The Thinking Person's Stress Management Workbook


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We use it as part of our Smoking Cessation Program
-Martha Hunt
Naval Hospital
Twentynine Palms, CA



We liked this workbook. It really teaches people how their thinking is a major source of stress.
-Jessica Leonhard, Human Resources
Goshen General Hospital
Goshen, IN



The Thinking Person's Stress Management Workbook

Updated for 2016!

This 32-page workbook is about cognitive restructuring. If you're not familiar with the term cognitive restructuring, join the club. A lot of trainers have never heard this term. Yet it's a powerful method for managing stress that can prove useful in a variety of different situations, especially at work. The term cognitive refers to your thinking and the term restructuring refers to change. So in this context the term cognitive restructuring means: changing the way you think about stress.

Most people blame events and circumstances for their stress never realizing that it's their thoughts and beliefs about a stressful event that are the true source of their distress. For example, if you were to get a flat tire on the way to work, you'd naturally blame the flat for the stress you were experiencing. But if you look below the surface you'll find certain thoughts and beliefs that you have about this incident that are making your situation worse. For example, you might be saying to yourself "Why does this stuff always happen to me? Or, this is the worst possible time for this to happen. Or, now I'll never get to work on time."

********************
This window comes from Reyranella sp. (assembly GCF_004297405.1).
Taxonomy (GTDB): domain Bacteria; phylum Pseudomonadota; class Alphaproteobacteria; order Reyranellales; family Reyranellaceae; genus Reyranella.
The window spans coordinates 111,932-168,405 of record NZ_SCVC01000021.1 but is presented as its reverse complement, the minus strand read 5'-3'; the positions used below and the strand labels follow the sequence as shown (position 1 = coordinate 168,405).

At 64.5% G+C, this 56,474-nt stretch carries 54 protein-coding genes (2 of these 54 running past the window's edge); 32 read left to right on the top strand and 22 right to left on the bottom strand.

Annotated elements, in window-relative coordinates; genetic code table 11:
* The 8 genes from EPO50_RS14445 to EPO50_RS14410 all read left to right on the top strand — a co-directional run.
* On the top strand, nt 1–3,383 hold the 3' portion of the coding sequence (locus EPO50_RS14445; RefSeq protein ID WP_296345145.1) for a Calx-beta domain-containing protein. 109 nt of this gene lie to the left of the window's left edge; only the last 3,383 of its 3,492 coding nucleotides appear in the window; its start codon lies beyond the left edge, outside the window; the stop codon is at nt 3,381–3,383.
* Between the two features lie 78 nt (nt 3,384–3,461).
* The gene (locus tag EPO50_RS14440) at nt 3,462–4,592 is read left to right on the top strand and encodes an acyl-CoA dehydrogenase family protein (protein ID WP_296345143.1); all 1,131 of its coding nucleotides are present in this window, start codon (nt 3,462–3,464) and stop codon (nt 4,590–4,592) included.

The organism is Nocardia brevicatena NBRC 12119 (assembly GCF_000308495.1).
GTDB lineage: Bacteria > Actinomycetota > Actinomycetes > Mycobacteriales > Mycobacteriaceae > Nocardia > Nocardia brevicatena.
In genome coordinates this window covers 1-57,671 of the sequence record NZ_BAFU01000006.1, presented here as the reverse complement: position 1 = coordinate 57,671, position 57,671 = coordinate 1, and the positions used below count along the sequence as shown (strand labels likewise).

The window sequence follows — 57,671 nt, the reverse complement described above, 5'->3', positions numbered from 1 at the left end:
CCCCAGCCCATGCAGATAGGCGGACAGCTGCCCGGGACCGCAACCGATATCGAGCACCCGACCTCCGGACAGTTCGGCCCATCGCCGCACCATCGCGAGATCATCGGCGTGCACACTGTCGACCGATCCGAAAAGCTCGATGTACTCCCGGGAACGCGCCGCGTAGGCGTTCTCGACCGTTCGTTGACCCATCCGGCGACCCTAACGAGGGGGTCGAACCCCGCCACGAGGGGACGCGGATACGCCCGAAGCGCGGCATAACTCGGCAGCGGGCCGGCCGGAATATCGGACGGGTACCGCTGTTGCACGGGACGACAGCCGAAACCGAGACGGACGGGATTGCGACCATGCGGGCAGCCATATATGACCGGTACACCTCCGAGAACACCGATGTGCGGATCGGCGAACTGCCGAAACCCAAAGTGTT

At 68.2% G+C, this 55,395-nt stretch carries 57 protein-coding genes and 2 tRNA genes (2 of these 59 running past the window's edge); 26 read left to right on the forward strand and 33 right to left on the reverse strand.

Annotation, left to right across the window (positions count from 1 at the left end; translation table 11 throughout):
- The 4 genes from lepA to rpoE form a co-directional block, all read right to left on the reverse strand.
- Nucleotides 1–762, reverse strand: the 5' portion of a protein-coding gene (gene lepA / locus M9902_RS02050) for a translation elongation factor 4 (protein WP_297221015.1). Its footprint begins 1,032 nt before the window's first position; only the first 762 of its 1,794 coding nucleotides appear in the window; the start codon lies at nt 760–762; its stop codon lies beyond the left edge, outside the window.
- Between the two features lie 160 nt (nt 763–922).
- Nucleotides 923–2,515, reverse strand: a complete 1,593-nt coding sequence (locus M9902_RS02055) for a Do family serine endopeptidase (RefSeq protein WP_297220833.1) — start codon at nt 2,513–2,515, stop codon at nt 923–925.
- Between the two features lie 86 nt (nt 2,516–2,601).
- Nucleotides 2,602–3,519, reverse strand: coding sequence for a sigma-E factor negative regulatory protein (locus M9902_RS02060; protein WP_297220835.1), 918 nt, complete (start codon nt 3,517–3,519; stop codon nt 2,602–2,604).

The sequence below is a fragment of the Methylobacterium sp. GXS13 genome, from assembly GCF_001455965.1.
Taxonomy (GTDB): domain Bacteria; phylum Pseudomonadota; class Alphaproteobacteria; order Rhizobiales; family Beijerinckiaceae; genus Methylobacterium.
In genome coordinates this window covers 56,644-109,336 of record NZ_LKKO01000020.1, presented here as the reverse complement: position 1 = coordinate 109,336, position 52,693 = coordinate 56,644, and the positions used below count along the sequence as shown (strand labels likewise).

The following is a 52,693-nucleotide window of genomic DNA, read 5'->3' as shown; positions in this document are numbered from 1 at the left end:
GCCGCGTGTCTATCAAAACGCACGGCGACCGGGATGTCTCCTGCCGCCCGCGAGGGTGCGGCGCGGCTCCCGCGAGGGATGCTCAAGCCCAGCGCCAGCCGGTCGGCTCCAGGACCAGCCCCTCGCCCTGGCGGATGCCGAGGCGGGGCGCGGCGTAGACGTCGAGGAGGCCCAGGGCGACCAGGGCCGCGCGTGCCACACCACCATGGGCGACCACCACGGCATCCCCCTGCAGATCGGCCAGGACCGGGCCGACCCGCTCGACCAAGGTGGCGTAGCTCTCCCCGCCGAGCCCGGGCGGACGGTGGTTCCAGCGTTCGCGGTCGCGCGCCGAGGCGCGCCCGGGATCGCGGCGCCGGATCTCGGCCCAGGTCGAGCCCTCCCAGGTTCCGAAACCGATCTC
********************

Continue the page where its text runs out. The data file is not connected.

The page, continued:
Yes the flat may have triggered your self-talk, but often times these thoughts are exaggerated, muddled, overly negative, irrational and based only on a kernel of truth. Learning how to monitor and change this kind of thinking is the goal of cognitive restructuring (and of course this workbook). Cognitive restructuring also helps you short-circuit stressful emotions like anger, frustration and anxiety. To quote a recent article in the New York Times: "The one workplace stress-reduction technique that seems to out-perform all others is cognitive restructuring."

Simple to use, easy to read, and fun to do, the one page articles in this 32-page book and the accompanying do-it-yourself workbook pages really help you understand key concepts in cognitive restructuring like negative self-talk, disputing, awfulizing, low frustration tolerance, reframing, and more. If you want a thorough understanding of how to think your way through a stressful situation, this is the product to buy.

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